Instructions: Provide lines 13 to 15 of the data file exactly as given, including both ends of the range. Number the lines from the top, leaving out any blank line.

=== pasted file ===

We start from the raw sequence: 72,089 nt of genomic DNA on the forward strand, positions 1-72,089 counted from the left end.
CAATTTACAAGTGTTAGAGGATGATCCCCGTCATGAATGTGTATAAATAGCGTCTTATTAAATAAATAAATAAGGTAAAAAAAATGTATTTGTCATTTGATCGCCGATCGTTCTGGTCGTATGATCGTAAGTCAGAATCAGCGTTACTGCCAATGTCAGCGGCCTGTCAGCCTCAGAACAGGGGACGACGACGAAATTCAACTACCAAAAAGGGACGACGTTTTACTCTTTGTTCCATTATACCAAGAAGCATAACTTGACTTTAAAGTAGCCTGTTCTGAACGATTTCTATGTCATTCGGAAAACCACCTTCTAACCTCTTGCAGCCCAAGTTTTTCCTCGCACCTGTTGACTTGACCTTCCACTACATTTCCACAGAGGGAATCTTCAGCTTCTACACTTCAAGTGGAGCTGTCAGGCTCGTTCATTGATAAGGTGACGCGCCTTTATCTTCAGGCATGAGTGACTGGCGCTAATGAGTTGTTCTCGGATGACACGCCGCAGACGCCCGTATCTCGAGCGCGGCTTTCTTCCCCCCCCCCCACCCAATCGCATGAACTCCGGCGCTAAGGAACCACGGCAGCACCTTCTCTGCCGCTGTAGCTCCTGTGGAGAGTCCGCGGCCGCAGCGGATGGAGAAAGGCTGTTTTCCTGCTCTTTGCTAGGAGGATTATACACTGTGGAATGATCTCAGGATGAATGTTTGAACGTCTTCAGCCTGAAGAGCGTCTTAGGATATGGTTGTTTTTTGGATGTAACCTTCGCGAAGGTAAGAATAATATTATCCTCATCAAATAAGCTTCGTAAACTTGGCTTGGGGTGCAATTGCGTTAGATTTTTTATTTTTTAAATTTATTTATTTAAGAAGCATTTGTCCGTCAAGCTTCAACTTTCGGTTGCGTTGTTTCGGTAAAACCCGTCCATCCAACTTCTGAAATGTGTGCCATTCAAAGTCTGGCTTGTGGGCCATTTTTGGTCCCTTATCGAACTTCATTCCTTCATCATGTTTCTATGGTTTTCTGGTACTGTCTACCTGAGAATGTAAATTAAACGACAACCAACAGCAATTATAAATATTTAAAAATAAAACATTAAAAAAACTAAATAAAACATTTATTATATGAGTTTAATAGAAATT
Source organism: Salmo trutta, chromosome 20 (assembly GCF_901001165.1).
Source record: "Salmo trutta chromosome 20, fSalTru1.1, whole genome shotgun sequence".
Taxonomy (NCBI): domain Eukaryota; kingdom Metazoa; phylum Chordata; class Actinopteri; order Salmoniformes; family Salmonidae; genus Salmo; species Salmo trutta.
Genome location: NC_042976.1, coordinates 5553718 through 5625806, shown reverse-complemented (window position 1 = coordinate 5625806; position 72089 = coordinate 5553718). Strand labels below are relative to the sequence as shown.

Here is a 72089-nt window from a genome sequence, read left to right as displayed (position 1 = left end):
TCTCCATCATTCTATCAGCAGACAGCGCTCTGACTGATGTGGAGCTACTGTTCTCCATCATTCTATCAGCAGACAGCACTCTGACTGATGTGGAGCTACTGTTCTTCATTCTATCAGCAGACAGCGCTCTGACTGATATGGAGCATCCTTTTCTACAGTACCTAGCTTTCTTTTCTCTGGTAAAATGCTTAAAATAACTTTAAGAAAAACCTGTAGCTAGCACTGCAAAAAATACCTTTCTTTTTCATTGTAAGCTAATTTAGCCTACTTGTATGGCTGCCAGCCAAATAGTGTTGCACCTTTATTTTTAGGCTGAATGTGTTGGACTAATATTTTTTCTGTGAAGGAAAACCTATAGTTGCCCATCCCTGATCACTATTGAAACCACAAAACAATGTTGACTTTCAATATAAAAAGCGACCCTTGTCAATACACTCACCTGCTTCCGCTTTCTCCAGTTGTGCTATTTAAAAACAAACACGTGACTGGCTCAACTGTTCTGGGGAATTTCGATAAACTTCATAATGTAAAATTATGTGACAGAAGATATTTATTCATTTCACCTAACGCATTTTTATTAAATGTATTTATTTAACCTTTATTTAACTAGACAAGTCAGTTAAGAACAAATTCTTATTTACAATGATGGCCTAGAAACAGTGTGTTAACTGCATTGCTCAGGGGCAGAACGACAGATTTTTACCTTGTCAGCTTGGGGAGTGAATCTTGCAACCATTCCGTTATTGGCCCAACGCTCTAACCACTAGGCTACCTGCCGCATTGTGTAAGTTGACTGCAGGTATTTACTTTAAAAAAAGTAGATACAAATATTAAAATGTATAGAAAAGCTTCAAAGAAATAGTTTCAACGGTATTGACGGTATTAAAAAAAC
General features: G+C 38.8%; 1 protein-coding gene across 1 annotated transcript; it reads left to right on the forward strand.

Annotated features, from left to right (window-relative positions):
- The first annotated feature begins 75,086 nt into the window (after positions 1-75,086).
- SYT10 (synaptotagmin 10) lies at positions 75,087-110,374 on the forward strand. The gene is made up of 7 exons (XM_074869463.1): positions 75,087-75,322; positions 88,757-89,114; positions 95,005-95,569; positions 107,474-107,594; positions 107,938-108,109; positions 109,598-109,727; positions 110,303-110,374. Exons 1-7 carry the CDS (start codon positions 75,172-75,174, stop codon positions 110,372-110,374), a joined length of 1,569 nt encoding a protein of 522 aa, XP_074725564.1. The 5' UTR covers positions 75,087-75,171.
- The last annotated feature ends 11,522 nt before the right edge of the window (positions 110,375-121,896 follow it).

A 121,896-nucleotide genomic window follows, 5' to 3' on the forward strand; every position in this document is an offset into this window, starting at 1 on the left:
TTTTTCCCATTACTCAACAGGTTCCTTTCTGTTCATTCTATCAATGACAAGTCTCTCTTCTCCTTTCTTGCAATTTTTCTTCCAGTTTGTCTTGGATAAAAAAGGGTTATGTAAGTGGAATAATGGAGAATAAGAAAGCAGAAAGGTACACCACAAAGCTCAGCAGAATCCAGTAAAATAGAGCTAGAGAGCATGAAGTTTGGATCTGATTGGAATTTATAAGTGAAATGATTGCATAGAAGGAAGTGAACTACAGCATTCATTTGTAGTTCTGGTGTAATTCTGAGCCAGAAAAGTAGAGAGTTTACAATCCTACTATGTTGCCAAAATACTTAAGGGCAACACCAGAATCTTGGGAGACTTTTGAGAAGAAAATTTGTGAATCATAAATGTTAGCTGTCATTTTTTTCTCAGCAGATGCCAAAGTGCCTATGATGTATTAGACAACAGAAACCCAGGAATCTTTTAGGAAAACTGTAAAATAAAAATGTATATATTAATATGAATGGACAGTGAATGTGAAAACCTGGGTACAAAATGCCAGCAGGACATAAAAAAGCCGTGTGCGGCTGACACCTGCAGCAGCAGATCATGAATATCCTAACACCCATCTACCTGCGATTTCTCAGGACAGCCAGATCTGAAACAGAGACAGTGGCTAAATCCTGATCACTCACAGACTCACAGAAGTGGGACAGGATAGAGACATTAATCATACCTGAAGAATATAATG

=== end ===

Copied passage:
- The last annotated feature ends 11,522 nt before the right edge of the window (positions 110,375-121,896 follow it).

A 121,896-nucleotide genomic window follows, 5' to 3' on the forward strand; every position in this document is an offset into this window, starting at 1 on the left:
TTTTTCCCATTACTCAACAGGTTCCTTTCTGTTCATTCTATCAATGACAAGTCTCTCTTCTCCTTTCTTGCAATTTTTCTTCCAGTTTGTCTTGGATAAAAAAGGGTTATGTAAGTGGAATAATGGAGAATAAGAAAGCAGAAAGGTACACCACAAAGCTCAGCAGAATCCAGTAAAATAGAGCTAGAGAGCATGAAGTTTGGATCTGATTGGAATTTATAAGTGAAATGATTGCATAGAAGGAAGTGAACTACAGCATTCATTTGTAGTTCTGGTGTAATTCTGAGCCAGAAAAGTAGAGAGTTTACAATCCTACTATGTTGCCAAAATACTTAAGGGCAACACCAGAATCTTGGGAGACTTTTGAGAAGAAAATTTGTGAATCATAAATGTTAGCTGTCATTTTTTTCTCAGCAGATGCCAAAGTGCCTATGATGTATTAGACAACAGAAACCCAGGAATCTTTTAGGAAAACTGTAAAATAAAAATGTATATATTAATATGAATGGACAGTGAATGTGAAAACCTGGGTACAAAATGCCAGCAGGACATAAAAAAGCCGTGTGCGGCTGACACCTGCAGCAGCAGATCATGAATATCCTAACACCCATCTACCTGCGATTTCTCAGGACAGCCAGATCTGAAACAGAGACAGTGGCTAAATCCTGATCACTCACAGACTCACAGAAGTGGGACAGGATAGAGACATTAATCATACCTGAAGAATATAATG